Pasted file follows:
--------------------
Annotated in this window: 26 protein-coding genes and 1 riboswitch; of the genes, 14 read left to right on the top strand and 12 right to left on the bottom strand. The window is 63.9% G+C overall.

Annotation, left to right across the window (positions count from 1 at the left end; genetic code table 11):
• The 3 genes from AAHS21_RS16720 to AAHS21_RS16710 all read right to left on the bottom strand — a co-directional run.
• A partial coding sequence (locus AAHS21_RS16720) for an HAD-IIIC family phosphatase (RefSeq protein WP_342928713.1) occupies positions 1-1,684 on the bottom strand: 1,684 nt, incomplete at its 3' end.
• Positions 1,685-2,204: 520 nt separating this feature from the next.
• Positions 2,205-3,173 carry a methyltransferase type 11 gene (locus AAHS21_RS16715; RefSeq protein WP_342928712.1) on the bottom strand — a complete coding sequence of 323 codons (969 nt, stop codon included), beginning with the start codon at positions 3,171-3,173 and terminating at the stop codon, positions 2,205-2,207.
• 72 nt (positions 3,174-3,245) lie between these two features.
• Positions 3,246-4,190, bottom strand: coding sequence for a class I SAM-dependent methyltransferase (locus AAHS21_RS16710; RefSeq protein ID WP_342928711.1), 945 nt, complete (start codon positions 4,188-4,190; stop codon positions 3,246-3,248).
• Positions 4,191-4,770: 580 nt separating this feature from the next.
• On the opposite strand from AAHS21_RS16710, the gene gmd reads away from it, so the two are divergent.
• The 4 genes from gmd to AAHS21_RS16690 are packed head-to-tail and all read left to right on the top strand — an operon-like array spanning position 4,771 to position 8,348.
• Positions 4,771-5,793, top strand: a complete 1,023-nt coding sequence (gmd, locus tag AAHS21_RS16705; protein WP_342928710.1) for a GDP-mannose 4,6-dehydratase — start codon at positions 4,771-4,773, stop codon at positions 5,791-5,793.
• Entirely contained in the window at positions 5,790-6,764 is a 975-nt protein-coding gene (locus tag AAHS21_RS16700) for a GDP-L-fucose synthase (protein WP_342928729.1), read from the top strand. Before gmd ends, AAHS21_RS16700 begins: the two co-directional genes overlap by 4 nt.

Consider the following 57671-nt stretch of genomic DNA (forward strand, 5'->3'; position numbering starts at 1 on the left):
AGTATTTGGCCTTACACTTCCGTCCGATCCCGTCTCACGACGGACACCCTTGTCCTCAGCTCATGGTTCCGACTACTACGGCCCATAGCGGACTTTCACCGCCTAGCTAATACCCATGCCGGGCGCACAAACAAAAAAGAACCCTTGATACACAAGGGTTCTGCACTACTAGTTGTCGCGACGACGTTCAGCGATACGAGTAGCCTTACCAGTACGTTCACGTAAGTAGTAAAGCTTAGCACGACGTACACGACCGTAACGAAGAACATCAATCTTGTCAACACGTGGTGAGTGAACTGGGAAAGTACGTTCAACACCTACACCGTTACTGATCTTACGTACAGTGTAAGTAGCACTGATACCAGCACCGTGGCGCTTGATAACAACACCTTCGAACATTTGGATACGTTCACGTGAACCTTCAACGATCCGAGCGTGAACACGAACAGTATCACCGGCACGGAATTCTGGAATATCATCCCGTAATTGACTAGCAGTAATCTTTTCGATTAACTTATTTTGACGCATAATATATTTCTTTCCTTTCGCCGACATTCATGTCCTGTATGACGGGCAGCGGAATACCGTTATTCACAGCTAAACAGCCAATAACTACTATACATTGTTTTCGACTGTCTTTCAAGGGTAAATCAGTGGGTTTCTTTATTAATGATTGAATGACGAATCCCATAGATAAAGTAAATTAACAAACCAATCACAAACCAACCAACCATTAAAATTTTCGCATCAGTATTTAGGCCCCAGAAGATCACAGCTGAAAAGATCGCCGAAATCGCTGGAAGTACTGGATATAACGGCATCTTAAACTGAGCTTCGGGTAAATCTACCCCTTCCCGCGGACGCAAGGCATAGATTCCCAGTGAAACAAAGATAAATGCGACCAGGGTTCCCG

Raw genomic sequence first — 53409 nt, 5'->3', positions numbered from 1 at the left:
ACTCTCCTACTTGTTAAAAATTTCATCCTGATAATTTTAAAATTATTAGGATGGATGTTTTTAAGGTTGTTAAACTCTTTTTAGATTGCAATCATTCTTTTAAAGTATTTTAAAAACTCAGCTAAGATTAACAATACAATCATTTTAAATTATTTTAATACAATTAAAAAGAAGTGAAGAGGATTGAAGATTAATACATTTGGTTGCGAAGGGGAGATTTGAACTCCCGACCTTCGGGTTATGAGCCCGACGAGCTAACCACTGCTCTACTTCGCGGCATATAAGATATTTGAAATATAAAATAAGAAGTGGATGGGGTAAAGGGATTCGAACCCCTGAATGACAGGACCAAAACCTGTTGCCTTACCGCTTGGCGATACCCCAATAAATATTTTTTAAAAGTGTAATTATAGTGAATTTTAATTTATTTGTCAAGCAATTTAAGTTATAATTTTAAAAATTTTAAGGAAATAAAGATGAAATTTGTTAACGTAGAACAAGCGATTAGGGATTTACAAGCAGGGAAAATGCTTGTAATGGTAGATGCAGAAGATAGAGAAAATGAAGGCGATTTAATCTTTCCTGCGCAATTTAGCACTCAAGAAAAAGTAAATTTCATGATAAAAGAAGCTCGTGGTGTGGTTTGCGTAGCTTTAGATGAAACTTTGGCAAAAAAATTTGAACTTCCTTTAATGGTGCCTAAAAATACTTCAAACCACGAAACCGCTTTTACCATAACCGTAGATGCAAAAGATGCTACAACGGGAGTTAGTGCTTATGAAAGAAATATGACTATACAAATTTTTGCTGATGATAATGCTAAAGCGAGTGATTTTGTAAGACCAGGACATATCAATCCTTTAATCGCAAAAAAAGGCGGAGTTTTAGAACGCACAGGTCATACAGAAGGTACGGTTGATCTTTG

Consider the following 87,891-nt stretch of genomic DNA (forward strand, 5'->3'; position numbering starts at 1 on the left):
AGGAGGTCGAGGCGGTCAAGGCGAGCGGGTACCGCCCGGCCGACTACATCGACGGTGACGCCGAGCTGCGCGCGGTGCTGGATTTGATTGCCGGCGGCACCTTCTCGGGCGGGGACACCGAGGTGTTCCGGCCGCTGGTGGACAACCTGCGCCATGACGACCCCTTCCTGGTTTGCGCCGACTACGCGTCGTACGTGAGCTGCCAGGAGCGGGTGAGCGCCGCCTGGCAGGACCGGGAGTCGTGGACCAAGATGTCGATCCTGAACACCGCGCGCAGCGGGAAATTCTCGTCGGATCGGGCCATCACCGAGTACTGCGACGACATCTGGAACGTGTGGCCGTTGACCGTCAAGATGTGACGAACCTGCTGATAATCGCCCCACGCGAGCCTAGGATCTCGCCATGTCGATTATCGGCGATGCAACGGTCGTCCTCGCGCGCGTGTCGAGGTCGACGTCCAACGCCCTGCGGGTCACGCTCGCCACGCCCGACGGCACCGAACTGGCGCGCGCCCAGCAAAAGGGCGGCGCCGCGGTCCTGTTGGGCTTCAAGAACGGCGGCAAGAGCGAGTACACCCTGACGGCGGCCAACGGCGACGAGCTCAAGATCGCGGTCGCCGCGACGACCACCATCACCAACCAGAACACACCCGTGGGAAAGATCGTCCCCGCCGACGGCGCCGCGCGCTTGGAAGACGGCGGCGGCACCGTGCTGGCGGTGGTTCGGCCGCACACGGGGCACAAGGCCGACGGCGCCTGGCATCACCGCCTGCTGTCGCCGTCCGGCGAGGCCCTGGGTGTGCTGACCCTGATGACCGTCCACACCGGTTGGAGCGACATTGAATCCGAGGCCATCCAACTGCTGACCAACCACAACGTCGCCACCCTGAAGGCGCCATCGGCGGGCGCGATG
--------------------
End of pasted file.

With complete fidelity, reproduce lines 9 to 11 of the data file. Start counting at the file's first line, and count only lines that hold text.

• Positions 4,191-4,770: 580 nt separating this feature from the next.
• On the opposite strand from AAHS21_RS16710, the gene gmd reads away from it, so the two are divergent.
• The 4 genes from gmd to AAHS21_RS16690 are packed head-to-tail and all read left to right on the top strand — an operon-like array spanning position 4,771 to position 8,348.